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I think this is a reverse product rule but I could not figure out how to reverse this.

$$\int_0^\infty \frac{\beta^\alpha}{\Gamma(\alpha)}{\theta^{-(\alpha+1)}}*e^{-\frac{\beta}{\theta}}d\theta$$

I pulled out the constants but then got stuck here: $$\frac{\beta^\alpha}{\Gamma(\alpha)}\int_0^\infty {\theta^{-(\alpha+1)}}*e^{-\frac{\beta}{\theta}}d\theta$$

$\alpha$ and $\beta$ are constants while $\Gamma$ is a function.

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  • $\begingroup$ You want "integration by parts". $\endgroup$ – Michael Lugo Mar 10 '16 at 22:23
  • $\begingroup$ $\Gamma(\alpha)$ is also a constant So this is really just the interval $\int_0^\infty x^{a}e^{-b/x}dx$ modulo a constant. $\endgroup$ – Gregory Grant Mar 10 '16 at 22:24
  • $\begingroup$ yea gamma only depends on alpha, that's why i pulled it out. i'm going to try integration by parts $\endgroup$ – O.rka Mar 10 '16 at 22:35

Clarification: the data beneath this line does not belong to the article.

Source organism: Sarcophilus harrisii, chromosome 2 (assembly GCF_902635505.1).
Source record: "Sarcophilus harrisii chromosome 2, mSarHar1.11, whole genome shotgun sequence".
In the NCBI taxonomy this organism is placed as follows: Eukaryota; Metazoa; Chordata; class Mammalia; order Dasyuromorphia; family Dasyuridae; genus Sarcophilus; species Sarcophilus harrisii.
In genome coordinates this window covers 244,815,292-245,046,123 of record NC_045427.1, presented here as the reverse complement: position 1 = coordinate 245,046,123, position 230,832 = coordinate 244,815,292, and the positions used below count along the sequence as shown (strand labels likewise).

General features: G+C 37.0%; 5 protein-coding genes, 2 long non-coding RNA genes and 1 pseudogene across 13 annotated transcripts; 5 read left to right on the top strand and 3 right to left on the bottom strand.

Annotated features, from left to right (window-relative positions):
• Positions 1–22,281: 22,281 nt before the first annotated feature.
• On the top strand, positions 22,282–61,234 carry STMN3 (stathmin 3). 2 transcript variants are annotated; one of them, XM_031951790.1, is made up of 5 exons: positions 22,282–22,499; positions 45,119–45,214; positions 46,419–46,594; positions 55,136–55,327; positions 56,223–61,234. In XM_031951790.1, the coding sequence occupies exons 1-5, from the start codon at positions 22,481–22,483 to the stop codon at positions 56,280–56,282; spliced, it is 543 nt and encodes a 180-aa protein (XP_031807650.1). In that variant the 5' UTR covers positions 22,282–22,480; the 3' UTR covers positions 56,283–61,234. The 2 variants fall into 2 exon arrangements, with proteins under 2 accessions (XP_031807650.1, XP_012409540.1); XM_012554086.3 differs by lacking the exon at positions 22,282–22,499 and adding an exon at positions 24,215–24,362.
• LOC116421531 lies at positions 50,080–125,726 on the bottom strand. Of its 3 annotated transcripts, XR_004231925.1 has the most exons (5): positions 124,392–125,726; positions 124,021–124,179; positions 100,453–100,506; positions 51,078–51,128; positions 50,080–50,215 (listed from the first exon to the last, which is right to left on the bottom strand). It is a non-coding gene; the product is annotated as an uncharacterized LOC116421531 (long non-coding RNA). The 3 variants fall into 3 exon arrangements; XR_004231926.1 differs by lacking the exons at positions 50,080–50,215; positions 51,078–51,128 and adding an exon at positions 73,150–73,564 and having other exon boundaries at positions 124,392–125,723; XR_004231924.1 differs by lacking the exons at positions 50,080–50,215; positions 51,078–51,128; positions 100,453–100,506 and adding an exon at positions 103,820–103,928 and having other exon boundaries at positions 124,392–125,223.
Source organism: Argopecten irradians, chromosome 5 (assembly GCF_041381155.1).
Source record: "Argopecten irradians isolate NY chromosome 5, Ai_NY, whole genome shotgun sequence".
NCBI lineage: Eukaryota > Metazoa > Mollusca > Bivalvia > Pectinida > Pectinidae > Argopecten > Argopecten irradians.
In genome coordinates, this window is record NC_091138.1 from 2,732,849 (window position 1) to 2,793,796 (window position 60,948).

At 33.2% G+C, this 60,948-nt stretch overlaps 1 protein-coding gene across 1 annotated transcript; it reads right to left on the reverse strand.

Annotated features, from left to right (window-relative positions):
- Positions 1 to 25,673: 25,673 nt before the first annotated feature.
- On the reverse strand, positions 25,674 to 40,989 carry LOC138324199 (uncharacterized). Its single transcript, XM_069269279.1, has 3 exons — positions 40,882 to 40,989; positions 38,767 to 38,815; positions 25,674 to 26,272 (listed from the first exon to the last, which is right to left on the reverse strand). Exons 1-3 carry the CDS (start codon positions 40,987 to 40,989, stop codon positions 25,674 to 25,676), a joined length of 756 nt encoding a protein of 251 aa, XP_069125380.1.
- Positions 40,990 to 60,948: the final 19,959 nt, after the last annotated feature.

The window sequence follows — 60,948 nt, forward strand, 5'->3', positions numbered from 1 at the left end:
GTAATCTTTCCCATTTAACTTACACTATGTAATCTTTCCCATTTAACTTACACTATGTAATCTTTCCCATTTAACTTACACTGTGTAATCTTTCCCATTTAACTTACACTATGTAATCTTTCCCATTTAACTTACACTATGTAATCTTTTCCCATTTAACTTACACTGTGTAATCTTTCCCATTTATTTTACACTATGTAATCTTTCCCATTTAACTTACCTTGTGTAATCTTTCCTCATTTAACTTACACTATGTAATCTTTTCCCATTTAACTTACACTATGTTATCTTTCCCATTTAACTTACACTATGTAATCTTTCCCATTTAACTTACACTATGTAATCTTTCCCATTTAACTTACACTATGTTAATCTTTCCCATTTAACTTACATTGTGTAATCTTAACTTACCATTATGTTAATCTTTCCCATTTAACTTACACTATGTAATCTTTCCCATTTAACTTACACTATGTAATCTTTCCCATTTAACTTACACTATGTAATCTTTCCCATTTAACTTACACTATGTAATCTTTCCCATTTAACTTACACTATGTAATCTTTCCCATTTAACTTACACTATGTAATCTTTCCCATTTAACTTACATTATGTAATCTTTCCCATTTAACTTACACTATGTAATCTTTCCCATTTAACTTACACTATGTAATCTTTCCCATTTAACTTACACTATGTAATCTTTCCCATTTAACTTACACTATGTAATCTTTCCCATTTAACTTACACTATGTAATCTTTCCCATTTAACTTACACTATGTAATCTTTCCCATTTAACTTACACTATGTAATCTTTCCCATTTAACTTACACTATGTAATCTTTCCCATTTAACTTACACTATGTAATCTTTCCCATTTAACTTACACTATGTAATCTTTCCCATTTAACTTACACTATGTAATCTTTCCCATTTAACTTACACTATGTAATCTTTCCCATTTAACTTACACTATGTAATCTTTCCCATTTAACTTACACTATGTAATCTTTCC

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The change of variable $\;u:=\dfrac {\beta}{\theta}\;$ should help much here giving $\;\theta:=\dfrac {\beta}u,\;d\theta=-\dfrac{\beta}{u^2}du\;$ and :

\begin{align} I(\alpha,\beta)&:=\dfrac{\beta^\alpha}{\Gamma(\alpha)}\int_0^{\infty} {\theta^{-(\alpha+1)}}\;e^{-\large{\frac{\beta}{\theta}}}d\theta\\ &=\dfrac{\beta^\alpha}{\Gamma(\alpha)}\int_{\infty}^0 \left(\frac {\beta}u\right)^{-(\alpha+1)}\;e^{-u}\frac {-\beta}{u^2}\,du\\ &=\dfrac{\beta^\alpha}{\Gamma(\alpha)}\int_0^{\infty} \beta\left(\frac{u}{\beta}\right)^{\alpha+1}\;e^{-u}\frac 1{u^2}\,du\\ &=\dfrac{1}{\Gamma(\alpha)}\int_0^{\infty} u^{\alpha-1}\;e^{-u}\,du\\ &=\dfrac{\Gamma(\alpha)}{\Gamma(\alpha)},\quad(*)\\ &=1 \end{align} $(*)$ from the definition of the $\Gamma$ function for $\,\alpha>0,\;\beta>0$.

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  • $\begingroup$ woah...i never would have thought to do that. $\endgroup$ – O.rka Mar 11 '16 at 1:21
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    $\begingroup$ @O.rka: Well as indicated by Gregory Grant this had the form $\;\displaystyle \int_0^\infty x^{a}e^{-b/x}dx\;$ looking like a $\Gamma$ function except for the $\dfrac bx$ term so... Fine continuation, $\endgroup$ – Raymond Manzoni Mar 11 '16 at 8:43

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